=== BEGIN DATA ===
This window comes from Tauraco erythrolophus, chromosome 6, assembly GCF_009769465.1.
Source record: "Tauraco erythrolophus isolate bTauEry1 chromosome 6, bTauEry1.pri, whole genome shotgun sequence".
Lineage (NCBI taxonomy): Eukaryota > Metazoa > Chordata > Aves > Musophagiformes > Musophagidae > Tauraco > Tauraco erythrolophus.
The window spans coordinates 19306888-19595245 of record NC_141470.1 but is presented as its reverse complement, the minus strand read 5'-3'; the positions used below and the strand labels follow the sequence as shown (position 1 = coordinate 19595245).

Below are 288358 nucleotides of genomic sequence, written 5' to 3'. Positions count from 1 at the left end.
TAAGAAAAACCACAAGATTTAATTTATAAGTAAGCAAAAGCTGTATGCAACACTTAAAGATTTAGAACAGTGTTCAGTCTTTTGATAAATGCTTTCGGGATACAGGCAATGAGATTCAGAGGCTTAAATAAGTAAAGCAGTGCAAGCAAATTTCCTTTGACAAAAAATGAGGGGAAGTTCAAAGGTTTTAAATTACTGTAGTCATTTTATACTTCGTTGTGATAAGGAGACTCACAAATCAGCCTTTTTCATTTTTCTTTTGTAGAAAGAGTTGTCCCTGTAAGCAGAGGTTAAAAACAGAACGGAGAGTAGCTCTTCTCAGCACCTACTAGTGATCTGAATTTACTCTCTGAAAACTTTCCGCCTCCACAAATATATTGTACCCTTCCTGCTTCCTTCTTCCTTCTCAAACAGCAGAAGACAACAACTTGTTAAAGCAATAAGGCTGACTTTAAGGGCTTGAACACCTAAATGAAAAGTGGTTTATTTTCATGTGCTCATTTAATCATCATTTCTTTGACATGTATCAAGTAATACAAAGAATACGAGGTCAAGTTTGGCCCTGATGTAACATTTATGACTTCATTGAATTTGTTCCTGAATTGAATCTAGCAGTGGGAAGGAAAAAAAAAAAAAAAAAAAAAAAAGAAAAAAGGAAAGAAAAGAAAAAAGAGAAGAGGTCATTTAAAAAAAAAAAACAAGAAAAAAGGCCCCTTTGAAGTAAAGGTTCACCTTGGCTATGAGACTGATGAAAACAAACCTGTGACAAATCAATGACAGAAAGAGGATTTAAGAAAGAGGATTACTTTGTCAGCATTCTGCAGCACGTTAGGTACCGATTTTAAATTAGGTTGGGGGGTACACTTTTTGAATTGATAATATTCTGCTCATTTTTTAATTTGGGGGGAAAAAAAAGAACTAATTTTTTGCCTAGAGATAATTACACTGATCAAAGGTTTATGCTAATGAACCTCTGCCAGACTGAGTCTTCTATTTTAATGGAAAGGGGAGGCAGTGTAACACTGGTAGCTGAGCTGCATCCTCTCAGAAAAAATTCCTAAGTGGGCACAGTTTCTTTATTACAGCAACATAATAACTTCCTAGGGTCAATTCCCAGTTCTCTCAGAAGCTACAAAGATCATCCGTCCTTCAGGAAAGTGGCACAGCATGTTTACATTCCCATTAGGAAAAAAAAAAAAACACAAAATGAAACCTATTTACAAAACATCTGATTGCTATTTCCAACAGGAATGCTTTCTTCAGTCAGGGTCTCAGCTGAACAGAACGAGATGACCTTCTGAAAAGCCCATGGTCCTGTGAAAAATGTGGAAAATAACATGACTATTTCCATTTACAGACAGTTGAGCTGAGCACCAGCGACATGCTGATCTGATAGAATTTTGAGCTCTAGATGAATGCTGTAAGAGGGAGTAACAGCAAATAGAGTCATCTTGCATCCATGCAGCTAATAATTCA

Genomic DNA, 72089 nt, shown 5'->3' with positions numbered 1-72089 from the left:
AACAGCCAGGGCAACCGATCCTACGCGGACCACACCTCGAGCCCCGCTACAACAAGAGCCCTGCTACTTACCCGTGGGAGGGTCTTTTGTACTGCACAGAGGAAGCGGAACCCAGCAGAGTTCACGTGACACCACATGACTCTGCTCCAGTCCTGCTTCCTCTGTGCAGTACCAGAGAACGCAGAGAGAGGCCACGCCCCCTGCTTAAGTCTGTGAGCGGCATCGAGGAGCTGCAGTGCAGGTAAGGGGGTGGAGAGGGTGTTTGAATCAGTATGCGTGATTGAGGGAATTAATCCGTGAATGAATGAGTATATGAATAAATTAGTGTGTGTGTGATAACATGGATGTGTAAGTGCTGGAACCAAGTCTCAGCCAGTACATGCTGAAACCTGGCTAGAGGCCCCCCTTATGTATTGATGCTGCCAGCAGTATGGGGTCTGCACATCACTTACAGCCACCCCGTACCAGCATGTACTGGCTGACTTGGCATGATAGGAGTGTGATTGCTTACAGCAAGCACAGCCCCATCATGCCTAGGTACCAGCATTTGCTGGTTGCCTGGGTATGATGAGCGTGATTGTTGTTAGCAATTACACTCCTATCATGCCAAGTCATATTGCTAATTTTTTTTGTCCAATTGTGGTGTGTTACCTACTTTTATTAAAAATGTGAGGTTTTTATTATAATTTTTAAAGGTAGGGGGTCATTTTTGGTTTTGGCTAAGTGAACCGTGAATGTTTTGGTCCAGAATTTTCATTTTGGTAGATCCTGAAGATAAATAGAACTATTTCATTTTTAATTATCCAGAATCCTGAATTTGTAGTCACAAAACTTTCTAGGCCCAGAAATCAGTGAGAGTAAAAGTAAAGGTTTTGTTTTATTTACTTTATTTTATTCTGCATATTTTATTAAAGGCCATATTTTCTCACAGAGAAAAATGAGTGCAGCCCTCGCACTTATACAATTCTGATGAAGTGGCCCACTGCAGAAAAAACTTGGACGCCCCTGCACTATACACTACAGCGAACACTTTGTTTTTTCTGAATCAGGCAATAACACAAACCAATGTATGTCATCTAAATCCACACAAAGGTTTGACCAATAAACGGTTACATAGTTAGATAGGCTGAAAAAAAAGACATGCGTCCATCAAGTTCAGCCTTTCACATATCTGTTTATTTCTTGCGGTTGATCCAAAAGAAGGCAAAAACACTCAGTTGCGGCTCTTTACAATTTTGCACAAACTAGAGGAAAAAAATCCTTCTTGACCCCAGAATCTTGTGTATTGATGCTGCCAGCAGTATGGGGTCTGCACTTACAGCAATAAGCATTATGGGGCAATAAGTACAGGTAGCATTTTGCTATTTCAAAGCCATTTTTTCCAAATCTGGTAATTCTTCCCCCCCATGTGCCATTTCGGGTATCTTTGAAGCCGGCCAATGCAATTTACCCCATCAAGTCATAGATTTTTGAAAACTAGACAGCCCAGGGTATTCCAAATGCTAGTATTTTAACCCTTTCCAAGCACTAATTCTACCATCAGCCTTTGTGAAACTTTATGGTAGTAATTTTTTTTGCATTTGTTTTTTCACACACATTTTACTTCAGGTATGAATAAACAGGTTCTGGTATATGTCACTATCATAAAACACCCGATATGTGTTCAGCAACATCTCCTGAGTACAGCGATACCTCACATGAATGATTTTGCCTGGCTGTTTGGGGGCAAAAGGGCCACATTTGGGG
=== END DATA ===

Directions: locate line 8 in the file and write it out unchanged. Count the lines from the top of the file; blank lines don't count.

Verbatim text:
AACAGCCAGGGCAACCGATCCTACGCGGACCACACCTCGAGCCCCGCTACAACAAGAGCCCTGCTACTTACCCGTGGGAGGGTCTTTTGTACTGCACAGAGGAAGCGGAACCCAGCAGAGTTCACGTGACACCACATGACTCTGCTCCAGTCCTGCTTCCTCTGTGCAGTACCAGAGAACGCAGAGAGAGGCCACGCCCCCTGCTTAAGTCTGTGAGCGGCATCGAGGAGCTGCAGTGCAGGTAAGGGGGTGGAGAGGGTGTTTGAATCAGTATGCGTGATTGAGGGAATTAATCCGTGAATGAATGAGTATATGAATAAATTAGTGTGTGTGTGATAACATGGATGTGTAAGTGCTGGAACCAAGTCTCAGCCAGTACATGCTGAAACCTGGCTAGAGGCCCCCCTTATGTATTGATGCTGCCAGCAGTATGGGGTCTGCACATCACTTACAGCCACCCCGTACCAGCATGTACTGGCTGACTTGGCATGATAGGAGTGTGATTGCTTACAGCAAGCACAGCCCCATCATGCCTAGGTACCAGCATTTGCTGGTTGCCTGGGTATGATGAGCGTGATTGTTGTTAGCAATTACACTCCTATCATGCCAAGTCATATTGCTAATTTTTTTTGTCCAATTGTGGTGTGTTACCTACTTTTATTAAAAATGTGAGGTTTTTATTATAATTTTTAAAGGTAGGGGGTCATTTTTGGTTTTGGCTAAGTGAACCGTGAATGTTTTGGTCCAGAATTTTCATTTTGGTAGATCCTGAAGATAAATAGAACTATTTCATTTTTAATTATCCAGAATCCTGAATTTGTAGTCACAAAACTTTCTAGGCCCAGAAATCAGTGAGAGTAAAAGTAAAGGTTTTGTTTTATTTACTTTATTTTATTCTGCATATTTTATTAAAGGCCATATTTTCTCACAGAGAAAAATGAGTGCAGCCCTCGCACTTATACAATTCTGATGAAGTGGCCCACTGCAGAAAAAACTTGGACGCCCCTGCACTATACACTACAGCGAACACTTTGTTTTTTCTGAATCAGGCAATAACACAAACCAATGTATGTCATCTAAATCCACACAAAGGTTTGACCAATAAACGGTTACATAGTTAGATAGGCTGAAAAAAAAGACATGCGTCCATCAAGTTCAGCCTTTCACATATCTGTTTATTTCTTGCGGTTGATCCAAAAGAAGGCAAAAACACTCAGTTGCGGCTCTTTACAATTTTGCACAAACTAGAGGAAAAAAATCCTTCTTGACCCCAGAATCTTGTGTATTGATGCTGCCAGCAGTATGGGGTCTGCACTTACAGCAATAAGCATTATGGGGCAATAAGTACAGGTAGCATTTTGCTATTTCAAAGCCATTTTTTCCAAATCTGGTAATTCTTCCCCCCCATGTGCCATTTCGGGTATCTTTGAAGCCGGCCAATGCAATTTACCCCATCAAGTCATAGATTTTTGAAAACTAGACAGCCCAGGGTATTCCAAATGCTAGTATTTTAACCCTTTCCAAGCACTAATTCTACCATCAGCCTTTGTGAAACTTTATGGTAGTAATTTTTTTTGCATTTGTTTTTTCACACACATTTTACTTCAGGTATGAATAAACAGGTTCTGGTATATGTCACTATCATAAAACACCCGATATGTGTTCAGCAACATCTCCTGAGTACAGCGATACCTCACATGAATGATTTTGCCTGGCTGTTTGGGGGCAAAAGGGCCACATTTGGGG